News flash: YEA Camp (that’s Youth Empowered Action Camp) — a leadership camp for teens who care about social justice — is currently hiring counselors, kitchen staff, videographers, and nurses for their week-long overnight summer camps in Northern California, Oregon, and Massachusetts. If you have some vacation time coming up, or you have the flexibility to take this on, and if you are passionate about animal rights and other important causes, you might consider applying. And if you have kids ages 12-17 who want to make a difference in this world, then give them the experience of a lifetime and register them as campers.
Thus concludes my important news of the day. You can stop reading now, if you’d like (especially if you’re interested in applying, since you should really get on that). Seriously. You can go. Unless, that is, you want to hear my own personal horror story of working at a (very different) camp? It’s not like you need to know how I arrived at the moral of my story (which is that, in addition to the importance of finding and fostering safe spaces for children, we adults should find and foster safe spaces for ourselves, too) — which is precisely the opposite of what happened for me during my time working at Camp Hell.
But if you’re still here (You missed the memo, folks! You can go!), then allow me to tell you about the opposite experience of what I imagine YEA Camp is. I think I’ll refer to this as BOO Camp.
There was this one summer — and I won’t say much about it because it’s morning now, and I don’t want to start dipping into the vodka just yet — when I was the drama director at a sleepaway camp in New England. I directed approximately 75 rugrats in West Side Story. Inexplicably, I lived to tell the tale — but just barely. For those six weeks, I literally lived on coffee, and by the time I got back home to NYC, I had lost a substantial chunk of hair from the stress of it all (I’m sure the crazy amounts of caffeine that pulsated throughout my worn body and weathered soul didn’t help the matter). It wasn’t until several months later — after re-hydrating and providing some nourishment to my body and my life, doing some serious meditation, and weening my caffeine-intake to just 4 cups per day — that I realized that the show I directed was good, damn good. Unfortunately, while I was actually at the camp, I could not for one minute stop and smell the roses — I was too busy stepping in the thorns.
That was about 12-ish years ago. My hair, thankfully, has grown back, as has a sliver of my faith in humankind (that changes moment to moment, though). But that summer nearly destroyed me. Even though I was a 22-year-old adult working with other adults, everyone’s world can become very tiny while at camp — and I became the target of some serious taunting. I thought I had escaped that kind of petulance when I had graduated high school. OK, I admit it. Mr. HollandI was not. In retrospect, I see that I was probably a little too unrelenting with the demands I put on my kids; my standards were very high. I expected Broadway, even though I knew (on some level) that these children were at camp to have fun, and not to become the next Chita Rivera.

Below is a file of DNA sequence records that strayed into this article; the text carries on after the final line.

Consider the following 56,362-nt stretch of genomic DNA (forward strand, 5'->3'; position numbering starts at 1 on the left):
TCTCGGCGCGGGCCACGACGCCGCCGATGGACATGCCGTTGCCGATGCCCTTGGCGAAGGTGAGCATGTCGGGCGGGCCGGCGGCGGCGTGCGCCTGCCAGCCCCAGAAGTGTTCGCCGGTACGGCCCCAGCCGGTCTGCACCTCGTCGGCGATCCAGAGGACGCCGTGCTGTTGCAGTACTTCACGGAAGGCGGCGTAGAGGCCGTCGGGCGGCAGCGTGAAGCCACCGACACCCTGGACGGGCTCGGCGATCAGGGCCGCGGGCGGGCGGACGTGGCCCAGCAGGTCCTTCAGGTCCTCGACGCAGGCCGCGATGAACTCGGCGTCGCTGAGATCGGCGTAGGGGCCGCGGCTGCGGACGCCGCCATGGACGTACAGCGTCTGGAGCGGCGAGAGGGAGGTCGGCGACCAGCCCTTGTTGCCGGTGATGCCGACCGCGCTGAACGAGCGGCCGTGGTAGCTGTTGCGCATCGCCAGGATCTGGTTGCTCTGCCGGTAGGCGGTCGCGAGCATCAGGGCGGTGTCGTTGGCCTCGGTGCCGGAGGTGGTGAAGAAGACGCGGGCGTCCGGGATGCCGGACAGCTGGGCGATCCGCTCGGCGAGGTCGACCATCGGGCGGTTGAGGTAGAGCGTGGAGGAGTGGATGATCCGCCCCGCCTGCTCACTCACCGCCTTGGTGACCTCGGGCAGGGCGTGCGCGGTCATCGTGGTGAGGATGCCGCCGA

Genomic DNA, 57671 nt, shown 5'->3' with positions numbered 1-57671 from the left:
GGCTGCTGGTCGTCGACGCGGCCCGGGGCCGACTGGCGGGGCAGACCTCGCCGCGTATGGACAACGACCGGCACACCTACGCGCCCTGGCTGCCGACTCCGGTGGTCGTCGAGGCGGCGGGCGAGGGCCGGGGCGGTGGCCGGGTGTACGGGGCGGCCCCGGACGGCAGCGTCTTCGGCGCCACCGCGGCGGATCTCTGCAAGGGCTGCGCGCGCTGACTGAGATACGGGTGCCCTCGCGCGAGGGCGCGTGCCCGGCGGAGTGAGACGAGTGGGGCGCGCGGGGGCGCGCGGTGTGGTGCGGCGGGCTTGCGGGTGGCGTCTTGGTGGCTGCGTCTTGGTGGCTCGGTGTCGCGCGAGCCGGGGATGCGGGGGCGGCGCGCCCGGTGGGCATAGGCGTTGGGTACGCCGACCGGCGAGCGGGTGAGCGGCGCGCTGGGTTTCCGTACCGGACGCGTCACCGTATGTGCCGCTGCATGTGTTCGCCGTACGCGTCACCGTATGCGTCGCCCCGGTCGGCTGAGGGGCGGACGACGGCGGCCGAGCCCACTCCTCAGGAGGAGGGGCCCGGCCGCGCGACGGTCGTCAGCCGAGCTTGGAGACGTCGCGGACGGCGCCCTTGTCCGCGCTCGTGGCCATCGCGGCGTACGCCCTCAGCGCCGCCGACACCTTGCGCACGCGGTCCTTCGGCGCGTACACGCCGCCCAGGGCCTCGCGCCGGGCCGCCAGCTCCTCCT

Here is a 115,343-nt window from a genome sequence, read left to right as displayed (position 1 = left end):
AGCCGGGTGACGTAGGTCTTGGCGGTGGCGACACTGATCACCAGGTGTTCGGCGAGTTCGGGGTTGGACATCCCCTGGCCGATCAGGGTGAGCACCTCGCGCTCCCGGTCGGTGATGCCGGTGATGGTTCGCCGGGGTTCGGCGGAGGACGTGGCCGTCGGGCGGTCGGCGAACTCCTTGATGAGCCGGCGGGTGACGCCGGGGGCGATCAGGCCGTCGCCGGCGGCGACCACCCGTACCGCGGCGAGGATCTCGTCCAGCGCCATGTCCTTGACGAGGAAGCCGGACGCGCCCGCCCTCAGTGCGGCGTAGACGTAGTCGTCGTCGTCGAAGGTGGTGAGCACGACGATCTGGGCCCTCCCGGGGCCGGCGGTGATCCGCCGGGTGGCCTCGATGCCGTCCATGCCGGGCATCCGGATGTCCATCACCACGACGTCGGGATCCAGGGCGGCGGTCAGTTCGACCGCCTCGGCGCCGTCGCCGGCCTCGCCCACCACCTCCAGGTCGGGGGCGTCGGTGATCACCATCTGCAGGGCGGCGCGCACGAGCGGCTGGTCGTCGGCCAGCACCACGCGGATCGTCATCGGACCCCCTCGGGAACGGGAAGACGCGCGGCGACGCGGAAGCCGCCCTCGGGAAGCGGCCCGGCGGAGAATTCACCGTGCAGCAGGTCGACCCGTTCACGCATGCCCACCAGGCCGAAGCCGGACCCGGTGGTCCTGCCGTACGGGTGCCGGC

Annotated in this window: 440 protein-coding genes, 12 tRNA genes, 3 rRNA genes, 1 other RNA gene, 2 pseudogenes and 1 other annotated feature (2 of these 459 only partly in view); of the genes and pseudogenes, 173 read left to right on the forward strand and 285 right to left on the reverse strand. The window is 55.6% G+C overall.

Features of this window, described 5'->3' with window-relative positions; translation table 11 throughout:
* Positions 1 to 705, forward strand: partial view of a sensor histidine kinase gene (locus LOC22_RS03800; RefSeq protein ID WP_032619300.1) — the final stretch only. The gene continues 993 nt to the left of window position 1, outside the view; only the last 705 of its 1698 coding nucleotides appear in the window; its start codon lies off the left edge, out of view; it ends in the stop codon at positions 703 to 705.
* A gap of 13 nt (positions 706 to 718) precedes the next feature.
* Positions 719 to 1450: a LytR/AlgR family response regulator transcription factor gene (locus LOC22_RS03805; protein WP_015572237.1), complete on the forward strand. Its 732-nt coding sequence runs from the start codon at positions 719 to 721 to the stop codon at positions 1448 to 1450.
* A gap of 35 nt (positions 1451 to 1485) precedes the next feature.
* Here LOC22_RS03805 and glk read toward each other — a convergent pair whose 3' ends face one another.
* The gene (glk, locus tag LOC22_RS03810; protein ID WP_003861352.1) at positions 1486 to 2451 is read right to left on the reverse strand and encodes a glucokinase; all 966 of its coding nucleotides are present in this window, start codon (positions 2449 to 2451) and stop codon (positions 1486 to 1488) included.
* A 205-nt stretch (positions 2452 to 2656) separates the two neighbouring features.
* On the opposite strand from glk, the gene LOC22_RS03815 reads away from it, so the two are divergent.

But still, I like kids. I mean — OK — some kids. And when I think back on my summer of hell, I wonder if things would have been different had my world — and the world of my campers — not revolved around just us. In the world of theatre there is most certainly the danger of becoming self-obsessed. I see now that during my West Side Story summer, I was probably a bit ego-driven (ya think?!). And I’m sure I took myself a tad too seriously (that will likely be the name of Chapter Three in my autobiography). Even now, when I think back to that summer, I’m left perplexed, and still a little sad about the whole thing. If I only had a support system …
I made a lot of mistakes that summer (I was in my 20s, so I deserve at least an infinitesimal break), but so did the management of this place. They should have listened to my concerns about how my co-workers were bullying me, at times with the encouragement of the campers. They should have helped me tone down my expectations, but, at the same time, supported the show. And, dammit, they should have thrown away all the coffee in New Hampshire. In short, even though the show we put on could have rivaled some regional theatre I’ve seen, my time at BOO Camp was a missed opportunity — several, in fact.
Which is the opposite of YEA Camp! YEA Camp is not just an incredible way to foster kids’ innate compassion, and to teach them to develop actual, tangible, fulfilling, and fun ways to change the world, but it’s also a supportive, safe, and soulful way for grown-ups like us to turn on the light switch for kids who might, for whatever reason, still be in the dark.
When things are so much bigger than we are — such as the nightmare of what is happening to animals — we can’t shut down, and things like ego and social quandaries become much less important. We are there for one common goal: to change the world. We are mere instruments in making that happen. There is community in that, and there are some really good reasons to do it right.